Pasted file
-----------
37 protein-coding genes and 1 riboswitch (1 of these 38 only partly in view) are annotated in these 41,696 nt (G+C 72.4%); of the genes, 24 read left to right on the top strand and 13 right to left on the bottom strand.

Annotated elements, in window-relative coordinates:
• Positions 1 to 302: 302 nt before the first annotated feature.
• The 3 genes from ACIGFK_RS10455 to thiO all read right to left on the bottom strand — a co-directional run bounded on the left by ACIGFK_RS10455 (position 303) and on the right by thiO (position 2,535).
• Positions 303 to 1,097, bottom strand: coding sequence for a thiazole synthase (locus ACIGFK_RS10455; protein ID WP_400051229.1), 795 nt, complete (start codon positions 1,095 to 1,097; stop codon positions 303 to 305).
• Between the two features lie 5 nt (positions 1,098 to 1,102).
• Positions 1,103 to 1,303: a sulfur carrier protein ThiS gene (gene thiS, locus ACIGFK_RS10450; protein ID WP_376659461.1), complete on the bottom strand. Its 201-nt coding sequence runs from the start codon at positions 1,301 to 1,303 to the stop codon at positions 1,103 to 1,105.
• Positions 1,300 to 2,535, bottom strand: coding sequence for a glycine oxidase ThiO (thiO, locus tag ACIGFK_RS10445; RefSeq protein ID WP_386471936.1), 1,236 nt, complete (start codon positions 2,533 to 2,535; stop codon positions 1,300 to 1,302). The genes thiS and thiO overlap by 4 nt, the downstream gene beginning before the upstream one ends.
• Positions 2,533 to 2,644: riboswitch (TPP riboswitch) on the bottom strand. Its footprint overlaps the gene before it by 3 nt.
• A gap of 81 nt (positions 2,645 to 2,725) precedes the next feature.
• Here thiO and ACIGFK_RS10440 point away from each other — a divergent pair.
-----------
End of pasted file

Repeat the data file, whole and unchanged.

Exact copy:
37 protein-coding genes and 1 riboswitch (1 of these 38 only partly in view) are annotated in these 41,696 nt (G+C 72.4%); of the genes, 24 read left to right on the top strand and 13 right to left on the bottom strand.

Annotated elements, in window-relative coordinates:
• Positions 1 to 302: 302 nt before the first annotated feature.
• The 3 genes from ACIGFK_RS10455 to thiO all read right to left on the bottom strand — a co-directional run bounded on the left by ACIGFK_RS10455 (position 303) and on the right by thiO (position 2,535).
• Positions 303 to 1,097, bottom strand: coding sequence for a thiazole synthase (locus ACIGFK_RS10455; protein ID WP_400051229.1), 795 nt, complete (start codon positions 1,095 to 1,097; stop codon positions 303 to 305).
• Between the two features lie 5 nt (positions 1,098 to 1,102).
• Positions 1,103 to 1,303: a sulfur carrier protein ThiS gene (gene thiS, locus ACIGFK_RS10450; protein ID WP_376659461.1), complete on the bottom strand. Its 201-nt coding sequence runs from the start codon at positions 1,301 to 1,303 to the stop codon at positions 1,103 to 1,105.
• Positions 1,300 to 2,535, bottom strand: coding sequence for a glycine oxidase ThiO (thiO, locus tag ACIGFK_RS10445; RefSeq protein ID WP_386471936.1), 1,236 nt, complete (start codon positions 2,533 to 2,535; stop codon positions 1,300 to 1,302). The genes thiS and thiO overlap by 4 nt, the downstream gene beginning before the upstream one ends.
• Positions 2,533 to 2,644: riboswitch (TPP riboswitch) on the bottom strand. Its footprint overlaps the gene before it by 3 nt.
• A gap of 81 nt (positions 2,645 to 2,725) precedes the next feature.
• Here thiO and ACIGFK_RS10440 point away from each other — a divergent pair.